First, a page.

Walt Disney Co.’s first signature theme park in mainland China is set to open June 16, the company said in a statement Tuesday. The resort, worth $5.5 billion, was built as a joint venture between Disney and state-run consortium Shanghai Shendi Group.
The Shanghai Disney Resort, the company’s sixth Disney theme park, features the company’s tallest castle, two hotels and a pirate-themed area, and stretches across 936 acres — thrice the size of Disneyland in Hong Kong.
Originally slated to open last year, the park spent almost a decade in the planning stage and dealt with many setbacks since. In 2002, the company signed a letter of intent with the Shanghai government, where Chinese President Xi Jinping was a rising official at the time. The deal envisioned the theme park opening in 2008, but construction finally began in April 2011.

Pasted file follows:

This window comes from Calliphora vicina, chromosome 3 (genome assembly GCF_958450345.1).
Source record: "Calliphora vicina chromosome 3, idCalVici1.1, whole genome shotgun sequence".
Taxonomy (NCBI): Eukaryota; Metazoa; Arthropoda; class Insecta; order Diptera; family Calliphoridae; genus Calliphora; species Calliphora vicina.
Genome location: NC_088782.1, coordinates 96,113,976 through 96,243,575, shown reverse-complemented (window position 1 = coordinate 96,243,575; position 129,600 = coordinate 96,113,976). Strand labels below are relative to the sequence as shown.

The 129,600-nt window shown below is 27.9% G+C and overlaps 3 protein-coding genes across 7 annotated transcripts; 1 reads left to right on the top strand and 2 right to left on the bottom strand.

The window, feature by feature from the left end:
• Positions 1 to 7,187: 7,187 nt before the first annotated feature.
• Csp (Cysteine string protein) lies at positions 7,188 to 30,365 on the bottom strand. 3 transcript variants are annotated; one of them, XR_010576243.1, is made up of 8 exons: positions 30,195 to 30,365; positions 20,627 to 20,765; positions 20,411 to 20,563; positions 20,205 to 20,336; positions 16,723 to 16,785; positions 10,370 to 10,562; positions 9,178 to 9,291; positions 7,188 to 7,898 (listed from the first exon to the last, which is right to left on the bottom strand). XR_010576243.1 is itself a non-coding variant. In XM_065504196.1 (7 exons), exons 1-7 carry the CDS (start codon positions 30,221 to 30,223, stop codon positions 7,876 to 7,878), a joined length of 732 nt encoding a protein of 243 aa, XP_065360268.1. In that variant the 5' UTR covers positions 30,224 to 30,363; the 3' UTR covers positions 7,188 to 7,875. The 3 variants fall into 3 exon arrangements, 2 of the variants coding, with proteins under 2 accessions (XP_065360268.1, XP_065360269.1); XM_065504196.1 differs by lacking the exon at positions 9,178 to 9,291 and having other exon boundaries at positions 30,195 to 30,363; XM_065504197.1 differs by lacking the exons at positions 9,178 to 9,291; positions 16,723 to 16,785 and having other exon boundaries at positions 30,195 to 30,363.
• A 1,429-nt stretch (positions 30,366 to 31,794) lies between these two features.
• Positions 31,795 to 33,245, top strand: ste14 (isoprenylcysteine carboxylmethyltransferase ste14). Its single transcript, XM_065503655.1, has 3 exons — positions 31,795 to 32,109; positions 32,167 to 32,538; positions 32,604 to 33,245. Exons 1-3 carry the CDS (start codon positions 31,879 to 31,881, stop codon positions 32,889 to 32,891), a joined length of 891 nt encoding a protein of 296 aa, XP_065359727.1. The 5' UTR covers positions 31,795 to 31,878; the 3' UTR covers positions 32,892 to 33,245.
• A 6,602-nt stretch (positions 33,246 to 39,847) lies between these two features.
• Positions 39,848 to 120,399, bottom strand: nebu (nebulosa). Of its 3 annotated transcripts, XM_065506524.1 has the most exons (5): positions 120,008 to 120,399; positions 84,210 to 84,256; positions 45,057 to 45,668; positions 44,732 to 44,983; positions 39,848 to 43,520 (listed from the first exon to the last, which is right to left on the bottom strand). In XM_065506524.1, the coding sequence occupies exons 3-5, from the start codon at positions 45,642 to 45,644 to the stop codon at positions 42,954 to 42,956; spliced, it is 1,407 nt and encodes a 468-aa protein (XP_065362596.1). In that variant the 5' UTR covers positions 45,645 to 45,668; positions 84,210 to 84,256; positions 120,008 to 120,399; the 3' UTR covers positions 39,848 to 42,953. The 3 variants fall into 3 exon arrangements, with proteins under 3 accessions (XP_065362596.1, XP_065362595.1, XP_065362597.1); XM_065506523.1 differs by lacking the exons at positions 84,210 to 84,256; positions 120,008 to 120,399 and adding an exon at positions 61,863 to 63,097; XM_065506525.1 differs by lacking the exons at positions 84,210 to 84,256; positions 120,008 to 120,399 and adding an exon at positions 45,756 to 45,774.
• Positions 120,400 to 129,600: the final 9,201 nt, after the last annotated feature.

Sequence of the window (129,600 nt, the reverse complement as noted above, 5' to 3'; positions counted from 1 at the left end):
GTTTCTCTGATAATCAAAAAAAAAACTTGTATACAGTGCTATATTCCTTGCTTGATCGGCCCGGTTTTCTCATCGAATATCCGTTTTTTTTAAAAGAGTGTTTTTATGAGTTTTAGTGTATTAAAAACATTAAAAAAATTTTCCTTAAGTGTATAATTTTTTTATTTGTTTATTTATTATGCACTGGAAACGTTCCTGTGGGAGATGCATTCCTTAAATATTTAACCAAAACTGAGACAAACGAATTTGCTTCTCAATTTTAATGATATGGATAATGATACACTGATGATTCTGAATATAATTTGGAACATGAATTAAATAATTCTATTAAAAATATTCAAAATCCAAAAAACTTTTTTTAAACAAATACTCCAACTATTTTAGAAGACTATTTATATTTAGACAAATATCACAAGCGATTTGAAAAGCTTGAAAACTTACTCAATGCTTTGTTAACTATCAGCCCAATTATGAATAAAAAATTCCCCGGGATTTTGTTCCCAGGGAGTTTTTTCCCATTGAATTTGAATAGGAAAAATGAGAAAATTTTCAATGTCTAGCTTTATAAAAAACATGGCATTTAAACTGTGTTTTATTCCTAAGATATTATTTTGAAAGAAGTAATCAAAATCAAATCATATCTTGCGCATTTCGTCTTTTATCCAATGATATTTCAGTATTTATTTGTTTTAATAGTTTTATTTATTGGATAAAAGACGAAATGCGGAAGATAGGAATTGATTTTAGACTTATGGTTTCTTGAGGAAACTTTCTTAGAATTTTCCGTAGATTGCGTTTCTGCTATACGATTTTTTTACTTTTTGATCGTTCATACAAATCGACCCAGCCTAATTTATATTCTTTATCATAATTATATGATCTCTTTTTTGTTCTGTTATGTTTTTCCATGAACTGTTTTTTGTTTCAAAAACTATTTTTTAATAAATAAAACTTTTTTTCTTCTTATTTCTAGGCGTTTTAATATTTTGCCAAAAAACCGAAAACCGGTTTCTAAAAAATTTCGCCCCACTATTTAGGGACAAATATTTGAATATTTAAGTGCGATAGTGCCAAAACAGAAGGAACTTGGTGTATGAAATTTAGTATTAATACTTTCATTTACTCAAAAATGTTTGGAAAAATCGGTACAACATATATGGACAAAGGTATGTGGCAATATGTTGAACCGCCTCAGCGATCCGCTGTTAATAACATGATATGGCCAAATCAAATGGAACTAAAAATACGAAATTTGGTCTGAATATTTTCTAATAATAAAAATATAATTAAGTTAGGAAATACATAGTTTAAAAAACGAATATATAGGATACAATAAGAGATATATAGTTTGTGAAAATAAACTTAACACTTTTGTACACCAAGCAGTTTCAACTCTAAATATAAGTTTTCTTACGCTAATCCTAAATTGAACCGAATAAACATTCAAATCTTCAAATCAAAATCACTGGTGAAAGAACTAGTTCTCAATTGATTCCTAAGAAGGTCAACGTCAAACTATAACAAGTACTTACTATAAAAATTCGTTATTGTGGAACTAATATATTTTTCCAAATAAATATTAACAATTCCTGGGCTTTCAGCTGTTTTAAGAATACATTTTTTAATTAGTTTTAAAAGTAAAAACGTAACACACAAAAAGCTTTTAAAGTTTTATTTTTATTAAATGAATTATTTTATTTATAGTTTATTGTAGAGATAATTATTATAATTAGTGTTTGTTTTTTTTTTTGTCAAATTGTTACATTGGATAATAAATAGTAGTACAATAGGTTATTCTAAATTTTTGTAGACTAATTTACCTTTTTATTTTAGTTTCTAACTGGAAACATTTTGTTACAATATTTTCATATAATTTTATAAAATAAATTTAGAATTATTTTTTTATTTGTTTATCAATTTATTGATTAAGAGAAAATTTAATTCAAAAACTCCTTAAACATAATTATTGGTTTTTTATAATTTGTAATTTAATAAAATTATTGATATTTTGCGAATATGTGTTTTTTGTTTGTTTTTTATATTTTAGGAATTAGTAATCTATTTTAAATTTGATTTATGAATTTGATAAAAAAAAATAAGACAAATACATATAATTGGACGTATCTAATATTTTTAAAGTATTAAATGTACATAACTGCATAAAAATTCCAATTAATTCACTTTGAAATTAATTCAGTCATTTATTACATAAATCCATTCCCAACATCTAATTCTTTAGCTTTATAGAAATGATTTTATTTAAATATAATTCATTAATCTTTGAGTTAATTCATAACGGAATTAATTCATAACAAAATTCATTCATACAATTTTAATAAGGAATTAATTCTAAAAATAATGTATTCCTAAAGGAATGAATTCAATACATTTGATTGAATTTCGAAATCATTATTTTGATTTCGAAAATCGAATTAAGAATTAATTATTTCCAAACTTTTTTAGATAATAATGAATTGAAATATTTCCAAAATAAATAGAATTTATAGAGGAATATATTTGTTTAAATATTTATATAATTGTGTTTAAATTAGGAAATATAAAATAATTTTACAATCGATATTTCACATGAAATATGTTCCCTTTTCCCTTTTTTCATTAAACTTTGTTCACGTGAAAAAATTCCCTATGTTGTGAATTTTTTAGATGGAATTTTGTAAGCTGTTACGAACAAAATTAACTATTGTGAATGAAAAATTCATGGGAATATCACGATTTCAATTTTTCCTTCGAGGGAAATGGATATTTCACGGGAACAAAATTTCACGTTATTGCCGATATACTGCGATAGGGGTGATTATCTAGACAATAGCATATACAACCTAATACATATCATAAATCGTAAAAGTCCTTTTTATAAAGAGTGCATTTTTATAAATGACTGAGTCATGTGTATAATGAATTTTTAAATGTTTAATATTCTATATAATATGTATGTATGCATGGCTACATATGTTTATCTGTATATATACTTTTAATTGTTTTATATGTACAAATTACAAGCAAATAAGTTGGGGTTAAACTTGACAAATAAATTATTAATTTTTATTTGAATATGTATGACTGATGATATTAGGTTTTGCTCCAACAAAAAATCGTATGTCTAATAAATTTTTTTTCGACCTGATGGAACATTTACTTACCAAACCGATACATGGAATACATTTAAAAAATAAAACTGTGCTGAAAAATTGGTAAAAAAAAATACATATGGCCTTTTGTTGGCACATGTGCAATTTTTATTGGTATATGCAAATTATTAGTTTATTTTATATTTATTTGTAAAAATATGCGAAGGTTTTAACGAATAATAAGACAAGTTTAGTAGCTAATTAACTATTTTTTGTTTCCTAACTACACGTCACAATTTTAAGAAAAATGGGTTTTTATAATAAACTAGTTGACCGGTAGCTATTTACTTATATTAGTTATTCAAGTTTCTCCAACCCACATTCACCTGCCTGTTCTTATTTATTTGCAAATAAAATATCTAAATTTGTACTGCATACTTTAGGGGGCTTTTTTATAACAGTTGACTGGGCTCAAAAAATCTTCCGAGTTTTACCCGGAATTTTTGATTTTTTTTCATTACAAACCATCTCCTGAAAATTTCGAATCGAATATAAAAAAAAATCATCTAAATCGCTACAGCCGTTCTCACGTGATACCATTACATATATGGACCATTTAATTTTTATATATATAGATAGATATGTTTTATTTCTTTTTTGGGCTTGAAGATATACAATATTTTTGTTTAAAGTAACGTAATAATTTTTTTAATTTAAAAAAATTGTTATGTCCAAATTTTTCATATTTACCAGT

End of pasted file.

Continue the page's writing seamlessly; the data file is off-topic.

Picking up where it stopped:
The project, which represents Disney’s long-term bet on China, is set to open amid the country’s slowest economic expansion in 25 years. However, this has done little to dim Disney CEO Bob Iger’s optimism for the project.
“We’re very bullish on China,” Iger said in a December interview with Bloomberg TV. “We actually believe that the Chinese consumer is still spending. And the Chinese consumer represents, as far as we’re concerned, a great market for our company,” he added.
By 2018, the property could generate $165 million in earnings, from annual revenue of $1.4 billion, Macquarie Capital analyst Tim Nollen told Bloomberg.
Theme parks are Disney’s second-largest business after television. Last fiscal year, revenue from theme parks grew 7 percent to $16.1 billion. However the growth has been driven largely by its theme parks in the U.S. while its Hong Kong and Paris properties have seen sluggish growth in 2015, the Wall Street Journal reported.